“Capping a year in which they each faced long odds and defied gloomy predictions, the two men stood side by side at the White House…President Biden in a blue suit, Ukrainian President Volodymyr Zelensky in an olive-green military shirt and heavy boots,” WaPo White House Bureau chief Toluse Olorunnipa wrote. “The stark sartorial contrast was one of the few differences on display as Biden and Zelensky praised one another and presented a united front…The visit underscored how the relationship between the two men – a 44-year-old born in what was then the USSR and an octogenarian born in Scranton, Pa – has unexpectedly become one of the most vital partnerships in global affairs.”
© Photo : screenshotScreengrab of Washington Post's laudatory article praising Presidents Biden and Zelensky.
Screengrab of Washington Post's laudatory article praising Presidents Biden and Zelensky.
© Photo : screenshot
“Zelensky’s visit highlights that freedom is winning in Ukraine – for now,” the WaPo’s editorial board wrote in the paper’s official op-ed on the trip. “President Volodymyr Zelensky of Ukraine made his career in comedy, but the Russian invasion of his country 10 months ago brought out his talent for drama – of the most inspiring kind. Standing before a joint session of Congress…Mr. Zelensky thanked the United States for its military and financial support, presented a flag signed by troops…and characterized his country’s struggle as the front line in a global battle for freedom and democracy against tyrants seeking to rewrite the international order,” the op-ed gushed.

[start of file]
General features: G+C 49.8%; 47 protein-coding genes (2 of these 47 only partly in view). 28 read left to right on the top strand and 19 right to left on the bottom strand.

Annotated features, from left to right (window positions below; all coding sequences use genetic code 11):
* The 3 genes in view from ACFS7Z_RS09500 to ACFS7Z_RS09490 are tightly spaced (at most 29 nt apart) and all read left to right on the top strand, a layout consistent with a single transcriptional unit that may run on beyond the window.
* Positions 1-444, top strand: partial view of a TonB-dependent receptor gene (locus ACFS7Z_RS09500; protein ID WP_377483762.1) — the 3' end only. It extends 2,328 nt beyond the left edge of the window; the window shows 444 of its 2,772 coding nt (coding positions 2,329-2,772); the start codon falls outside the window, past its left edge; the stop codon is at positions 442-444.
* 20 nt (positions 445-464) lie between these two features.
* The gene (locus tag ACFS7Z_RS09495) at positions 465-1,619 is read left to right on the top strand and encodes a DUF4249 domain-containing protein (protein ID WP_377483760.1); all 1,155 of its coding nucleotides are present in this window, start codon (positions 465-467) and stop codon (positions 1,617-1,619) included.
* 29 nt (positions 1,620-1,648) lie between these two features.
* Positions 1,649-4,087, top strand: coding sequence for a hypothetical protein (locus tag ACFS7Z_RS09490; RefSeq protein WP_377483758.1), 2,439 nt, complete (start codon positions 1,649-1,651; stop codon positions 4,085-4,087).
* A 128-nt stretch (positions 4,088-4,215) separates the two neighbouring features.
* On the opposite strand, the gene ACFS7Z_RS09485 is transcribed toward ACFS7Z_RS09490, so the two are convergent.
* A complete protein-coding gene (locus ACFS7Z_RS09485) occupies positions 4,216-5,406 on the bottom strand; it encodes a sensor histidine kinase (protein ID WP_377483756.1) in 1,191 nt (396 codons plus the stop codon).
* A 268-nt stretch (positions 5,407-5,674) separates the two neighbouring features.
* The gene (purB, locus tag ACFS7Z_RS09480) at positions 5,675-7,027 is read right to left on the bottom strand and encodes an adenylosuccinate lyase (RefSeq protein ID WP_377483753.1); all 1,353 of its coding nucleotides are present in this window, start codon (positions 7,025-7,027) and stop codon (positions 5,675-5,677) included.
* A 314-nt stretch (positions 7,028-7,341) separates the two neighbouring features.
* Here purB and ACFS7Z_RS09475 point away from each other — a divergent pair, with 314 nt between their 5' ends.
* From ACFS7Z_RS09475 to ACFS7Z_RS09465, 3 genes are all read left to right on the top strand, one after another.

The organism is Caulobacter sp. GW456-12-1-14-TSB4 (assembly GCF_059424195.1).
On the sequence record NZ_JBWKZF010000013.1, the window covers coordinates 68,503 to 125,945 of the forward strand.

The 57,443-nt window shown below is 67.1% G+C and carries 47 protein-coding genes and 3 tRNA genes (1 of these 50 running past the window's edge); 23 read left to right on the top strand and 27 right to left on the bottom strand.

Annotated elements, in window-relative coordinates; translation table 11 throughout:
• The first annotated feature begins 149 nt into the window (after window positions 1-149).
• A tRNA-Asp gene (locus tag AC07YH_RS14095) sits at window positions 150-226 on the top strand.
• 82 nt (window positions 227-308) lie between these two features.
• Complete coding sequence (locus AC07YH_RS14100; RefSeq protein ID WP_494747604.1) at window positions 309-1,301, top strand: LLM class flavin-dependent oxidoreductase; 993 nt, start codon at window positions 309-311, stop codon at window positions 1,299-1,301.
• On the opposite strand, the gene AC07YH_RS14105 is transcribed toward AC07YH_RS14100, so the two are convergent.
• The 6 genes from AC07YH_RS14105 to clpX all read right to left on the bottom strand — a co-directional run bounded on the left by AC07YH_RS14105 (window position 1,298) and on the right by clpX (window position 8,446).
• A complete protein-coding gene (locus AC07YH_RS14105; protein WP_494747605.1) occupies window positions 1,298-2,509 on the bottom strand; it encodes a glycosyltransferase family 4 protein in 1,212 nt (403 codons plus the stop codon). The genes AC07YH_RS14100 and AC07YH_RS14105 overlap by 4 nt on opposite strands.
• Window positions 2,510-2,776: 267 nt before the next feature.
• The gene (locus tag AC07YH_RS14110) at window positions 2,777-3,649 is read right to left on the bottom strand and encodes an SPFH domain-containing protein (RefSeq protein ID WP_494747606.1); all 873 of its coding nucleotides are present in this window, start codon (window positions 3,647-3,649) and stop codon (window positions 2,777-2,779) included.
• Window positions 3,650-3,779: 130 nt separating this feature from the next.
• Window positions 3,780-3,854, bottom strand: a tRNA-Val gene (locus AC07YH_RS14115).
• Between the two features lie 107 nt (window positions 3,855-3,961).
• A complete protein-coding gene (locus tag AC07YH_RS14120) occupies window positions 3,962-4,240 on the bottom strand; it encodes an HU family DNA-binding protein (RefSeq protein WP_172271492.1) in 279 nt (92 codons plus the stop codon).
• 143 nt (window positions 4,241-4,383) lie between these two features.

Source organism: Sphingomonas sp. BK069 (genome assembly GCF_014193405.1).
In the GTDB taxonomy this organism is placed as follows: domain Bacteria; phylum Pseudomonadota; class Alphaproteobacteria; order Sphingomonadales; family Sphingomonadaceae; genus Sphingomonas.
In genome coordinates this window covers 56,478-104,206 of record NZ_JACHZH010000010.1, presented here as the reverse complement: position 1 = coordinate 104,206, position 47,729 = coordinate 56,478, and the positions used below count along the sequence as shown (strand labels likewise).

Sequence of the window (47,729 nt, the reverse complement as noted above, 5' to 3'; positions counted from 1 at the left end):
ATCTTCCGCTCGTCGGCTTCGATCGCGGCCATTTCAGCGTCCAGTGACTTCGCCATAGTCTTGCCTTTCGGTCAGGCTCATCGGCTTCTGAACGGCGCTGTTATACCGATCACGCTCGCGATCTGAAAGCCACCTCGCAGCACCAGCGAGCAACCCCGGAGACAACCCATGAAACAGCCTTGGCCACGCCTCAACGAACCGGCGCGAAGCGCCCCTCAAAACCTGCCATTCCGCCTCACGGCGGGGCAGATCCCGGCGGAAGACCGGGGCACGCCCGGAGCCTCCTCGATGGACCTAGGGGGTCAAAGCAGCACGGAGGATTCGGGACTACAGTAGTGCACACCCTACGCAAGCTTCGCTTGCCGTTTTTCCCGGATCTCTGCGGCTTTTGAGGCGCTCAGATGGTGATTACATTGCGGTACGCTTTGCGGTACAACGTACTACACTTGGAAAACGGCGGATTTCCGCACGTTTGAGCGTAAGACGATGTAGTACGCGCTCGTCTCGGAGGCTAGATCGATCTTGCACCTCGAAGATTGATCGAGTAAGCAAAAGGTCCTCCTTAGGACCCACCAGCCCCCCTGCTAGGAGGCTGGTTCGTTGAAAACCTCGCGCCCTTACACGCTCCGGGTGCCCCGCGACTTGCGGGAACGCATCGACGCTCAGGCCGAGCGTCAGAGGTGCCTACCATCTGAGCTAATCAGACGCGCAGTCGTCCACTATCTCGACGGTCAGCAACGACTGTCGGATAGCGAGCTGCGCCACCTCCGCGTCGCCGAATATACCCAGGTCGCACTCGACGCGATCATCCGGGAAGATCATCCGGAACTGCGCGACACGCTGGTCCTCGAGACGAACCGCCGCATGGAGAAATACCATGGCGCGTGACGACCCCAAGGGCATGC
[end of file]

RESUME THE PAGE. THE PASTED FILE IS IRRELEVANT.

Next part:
© Photo : screenshotGushing Washington Post editorial board op-ed on Volodymyr Zelensky's December 21, 2022 trip to the US.
Gushing Washington Post editorial board op-ed on Volodymyr Zelensky's December 21, 2022 trip to the US.
© Photo : screenshot
Not to be outdone, The New York Times titled a pair of pieces on the visit “Biden and Zelensky Present a United Front Against Russia” and “Zelensky and Biden Stand Together During Defiant Visit,” and highlighting further US military support for Kiev “as an investment in global security and democracy in the face of Russian aggression.”
CNN also got into the spirit of things, dubbing Zelensky’s address to Congress as an “impassioned plea for more help fighting Russia on the ‘frontline of tyranny,’” and calling the speech “historic.”
© Photo : screenshotCNN Politics piece praising President Zelensky over his "impassioned plea" in the battle against "tyranny."
CNN Politics piece praising President Zelensky over his "impassioned plea" in the battle against "tyranny."
© Photo : screenshot
Politico, another major US outlet with well-established ties to the arms industry, called its piece “Zelensky comes to Washington and pulls neither punches nor asks.” Apparently trying to channel Robert Ludlum or John le Carre, the report set up Zelensky’s bland, uneventful flight to Washington like a scenario out of a thriller novel, documenting it as a “perilous, secret journey from the war’s front lines to Washington, DC.”